Should I Change the Locks to My Commercial Rental Property?

This is the dilemma for many landlords. Let's look at both answers available for this question.

Yes, change the locks!
For many landlords, it's not so much about trusting the tenant, but about not even needing to trust them. A change of locks puts to rest any lingering doubt that the previous tenant might have made a copy of the key. Even if the previous tenant wouldn't dream of trespass, it's impossible to know how protective of the keys they were during their tenancy. They could have been copied by a third party at any stage during that tenancy - you can never know either way, so changing the locks puts paid to any possible doubt. Keys that are in the custody of a business tenant might be passed to any number of their employees, so you can enver be too careful.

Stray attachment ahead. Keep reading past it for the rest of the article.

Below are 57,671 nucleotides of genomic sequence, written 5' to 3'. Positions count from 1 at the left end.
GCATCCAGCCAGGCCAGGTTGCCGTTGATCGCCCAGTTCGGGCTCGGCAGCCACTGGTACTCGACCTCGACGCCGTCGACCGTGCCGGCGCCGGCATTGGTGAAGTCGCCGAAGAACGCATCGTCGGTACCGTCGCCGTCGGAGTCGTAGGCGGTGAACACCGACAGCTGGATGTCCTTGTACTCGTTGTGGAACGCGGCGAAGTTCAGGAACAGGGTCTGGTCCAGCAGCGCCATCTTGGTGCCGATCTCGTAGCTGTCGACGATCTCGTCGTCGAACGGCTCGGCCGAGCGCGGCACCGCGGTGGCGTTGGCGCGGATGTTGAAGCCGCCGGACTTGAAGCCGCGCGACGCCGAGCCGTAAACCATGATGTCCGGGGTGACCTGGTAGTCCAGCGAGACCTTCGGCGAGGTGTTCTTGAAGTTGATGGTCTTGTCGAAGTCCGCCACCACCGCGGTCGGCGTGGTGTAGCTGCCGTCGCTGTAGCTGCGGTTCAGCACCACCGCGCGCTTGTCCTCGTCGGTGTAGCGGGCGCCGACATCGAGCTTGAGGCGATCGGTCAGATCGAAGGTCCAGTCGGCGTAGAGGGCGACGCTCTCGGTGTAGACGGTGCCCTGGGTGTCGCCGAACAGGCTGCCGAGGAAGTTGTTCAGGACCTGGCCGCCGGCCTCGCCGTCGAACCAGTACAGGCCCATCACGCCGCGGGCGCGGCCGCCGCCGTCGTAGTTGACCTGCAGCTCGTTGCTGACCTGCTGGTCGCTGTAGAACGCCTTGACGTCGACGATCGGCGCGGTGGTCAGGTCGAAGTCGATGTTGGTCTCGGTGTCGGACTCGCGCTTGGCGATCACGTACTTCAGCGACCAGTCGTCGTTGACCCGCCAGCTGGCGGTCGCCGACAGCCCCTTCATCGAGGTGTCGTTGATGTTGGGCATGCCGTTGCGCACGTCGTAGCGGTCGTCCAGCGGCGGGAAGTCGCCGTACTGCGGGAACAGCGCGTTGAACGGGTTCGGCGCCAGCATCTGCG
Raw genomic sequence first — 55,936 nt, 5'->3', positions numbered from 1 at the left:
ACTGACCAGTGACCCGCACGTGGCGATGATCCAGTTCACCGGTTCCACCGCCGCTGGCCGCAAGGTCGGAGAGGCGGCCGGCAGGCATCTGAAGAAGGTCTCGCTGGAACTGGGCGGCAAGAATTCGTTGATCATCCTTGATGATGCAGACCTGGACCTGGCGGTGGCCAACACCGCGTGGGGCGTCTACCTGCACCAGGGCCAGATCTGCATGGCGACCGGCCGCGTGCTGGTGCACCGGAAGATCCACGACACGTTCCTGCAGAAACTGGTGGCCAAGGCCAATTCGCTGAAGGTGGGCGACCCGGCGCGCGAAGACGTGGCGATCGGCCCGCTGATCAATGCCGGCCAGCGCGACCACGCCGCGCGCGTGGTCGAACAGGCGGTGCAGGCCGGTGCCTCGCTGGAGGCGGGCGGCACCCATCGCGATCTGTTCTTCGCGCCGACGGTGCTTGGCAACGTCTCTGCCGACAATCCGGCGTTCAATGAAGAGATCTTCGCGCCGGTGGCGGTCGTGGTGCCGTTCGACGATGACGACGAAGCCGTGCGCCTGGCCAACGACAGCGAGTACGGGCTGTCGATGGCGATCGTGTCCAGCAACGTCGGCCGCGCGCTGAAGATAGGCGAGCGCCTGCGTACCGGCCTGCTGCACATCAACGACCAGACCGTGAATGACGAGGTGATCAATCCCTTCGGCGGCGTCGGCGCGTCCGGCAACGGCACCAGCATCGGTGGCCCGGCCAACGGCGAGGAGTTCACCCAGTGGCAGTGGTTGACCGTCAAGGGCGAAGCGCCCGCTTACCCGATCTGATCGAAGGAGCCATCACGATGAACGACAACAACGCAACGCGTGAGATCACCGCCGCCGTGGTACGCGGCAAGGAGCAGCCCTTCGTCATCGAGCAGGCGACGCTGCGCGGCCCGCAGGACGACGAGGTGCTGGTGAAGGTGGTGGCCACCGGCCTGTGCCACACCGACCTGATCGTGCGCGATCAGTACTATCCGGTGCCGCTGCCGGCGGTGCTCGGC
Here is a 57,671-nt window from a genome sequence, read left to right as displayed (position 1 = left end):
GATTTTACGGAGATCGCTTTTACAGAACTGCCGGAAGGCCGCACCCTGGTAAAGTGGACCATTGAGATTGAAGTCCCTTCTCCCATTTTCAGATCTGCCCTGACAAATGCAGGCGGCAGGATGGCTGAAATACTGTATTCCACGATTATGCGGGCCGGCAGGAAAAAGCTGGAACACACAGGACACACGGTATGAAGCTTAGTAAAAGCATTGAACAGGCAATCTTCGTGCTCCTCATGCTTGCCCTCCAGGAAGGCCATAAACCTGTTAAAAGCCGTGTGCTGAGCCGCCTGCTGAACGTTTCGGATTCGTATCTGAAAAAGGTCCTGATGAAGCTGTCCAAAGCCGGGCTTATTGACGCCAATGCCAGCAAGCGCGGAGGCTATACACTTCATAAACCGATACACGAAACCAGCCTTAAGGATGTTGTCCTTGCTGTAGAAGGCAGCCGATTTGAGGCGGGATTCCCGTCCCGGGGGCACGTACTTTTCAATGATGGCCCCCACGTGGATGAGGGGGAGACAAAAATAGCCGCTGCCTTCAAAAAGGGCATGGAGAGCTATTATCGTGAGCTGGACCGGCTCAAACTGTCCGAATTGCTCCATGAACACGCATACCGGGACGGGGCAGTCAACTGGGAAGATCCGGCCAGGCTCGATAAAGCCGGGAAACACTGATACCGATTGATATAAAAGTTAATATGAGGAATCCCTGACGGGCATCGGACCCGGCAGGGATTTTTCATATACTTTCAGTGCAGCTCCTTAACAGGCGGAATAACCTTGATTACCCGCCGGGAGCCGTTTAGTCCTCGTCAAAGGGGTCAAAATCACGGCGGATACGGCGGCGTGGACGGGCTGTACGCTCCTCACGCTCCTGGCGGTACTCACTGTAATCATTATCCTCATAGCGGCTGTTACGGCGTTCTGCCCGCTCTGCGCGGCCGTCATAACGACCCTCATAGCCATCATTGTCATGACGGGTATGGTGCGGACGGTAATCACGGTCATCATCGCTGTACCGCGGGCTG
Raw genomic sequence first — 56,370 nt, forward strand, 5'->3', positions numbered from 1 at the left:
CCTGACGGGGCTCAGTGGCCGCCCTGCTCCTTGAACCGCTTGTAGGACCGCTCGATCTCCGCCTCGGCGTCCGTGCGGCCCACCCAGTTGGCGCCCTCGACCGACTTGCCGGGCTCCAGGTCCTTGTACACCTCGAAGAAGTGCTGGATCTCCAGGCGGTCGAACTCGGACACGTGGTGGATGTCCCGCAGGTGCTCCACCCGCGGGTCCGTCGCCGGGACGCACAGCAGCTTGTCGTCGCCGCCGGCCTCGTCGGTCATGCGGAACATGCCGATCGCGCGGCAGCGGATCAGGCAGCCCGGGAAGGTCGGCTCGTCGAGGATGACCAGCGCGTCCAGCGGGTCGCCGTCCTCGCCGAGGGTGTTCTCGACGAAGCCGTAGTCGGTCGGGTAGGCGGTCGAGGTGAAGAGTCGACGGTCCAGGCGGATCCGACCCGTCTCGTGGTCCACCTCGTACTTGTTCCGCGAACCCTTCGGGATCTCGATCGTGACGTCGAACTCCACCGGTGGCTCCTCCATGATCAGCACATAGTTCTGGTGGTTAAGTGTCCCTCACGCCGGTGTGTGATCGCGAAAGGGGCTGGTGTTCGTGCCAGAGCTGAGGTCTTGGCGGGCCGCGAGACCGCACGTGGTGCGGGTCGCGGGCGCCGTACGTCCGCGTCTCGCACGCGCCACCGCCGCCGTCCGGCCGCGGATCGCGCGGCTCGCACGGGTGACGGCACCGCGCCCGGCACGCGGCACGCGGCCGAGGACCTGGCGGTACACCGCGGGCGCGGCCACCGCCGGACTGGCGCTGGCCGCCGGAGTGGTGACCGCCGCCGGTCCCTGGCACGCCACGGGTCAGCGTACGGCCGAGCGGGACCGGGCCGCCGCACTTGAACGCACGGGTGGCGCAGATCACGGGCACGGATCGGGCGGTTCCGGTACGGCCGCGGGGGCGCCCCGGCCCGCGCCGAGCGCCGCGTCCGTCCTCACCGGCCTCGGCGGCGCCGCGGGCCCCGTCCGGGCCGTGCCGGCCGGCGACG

Furthermore, changing locks after every tenant is a selling point to letting agents. You can reassure them that they won't have to deal with any trespass issues for the next tenant because of copied keys. Furthermore, the lock itself could have been damaged by the previous tenant - a new lock takes away that potential problem.

No, don't bother!
The only possible reason for not changing locks is simply cost. If the landlord is in a competitive market, the cost of replacing an entire lock every 6 months (potentially) has to be considered as a negative. However, the landlord need not go to that extent to ensure security. They could consider rekeying the lock. This is a "lighter" alternative to completely replacing the entire lock. Instead, rekeying involves adjusting the pins in the lock mechanism, preventing older keys from gaining access to the property.

In Summary
Clearly, the only thing stopping a landlord from maximising security to their property is cost. And with rekeying as an option, the cost argument isn't a very strong one.

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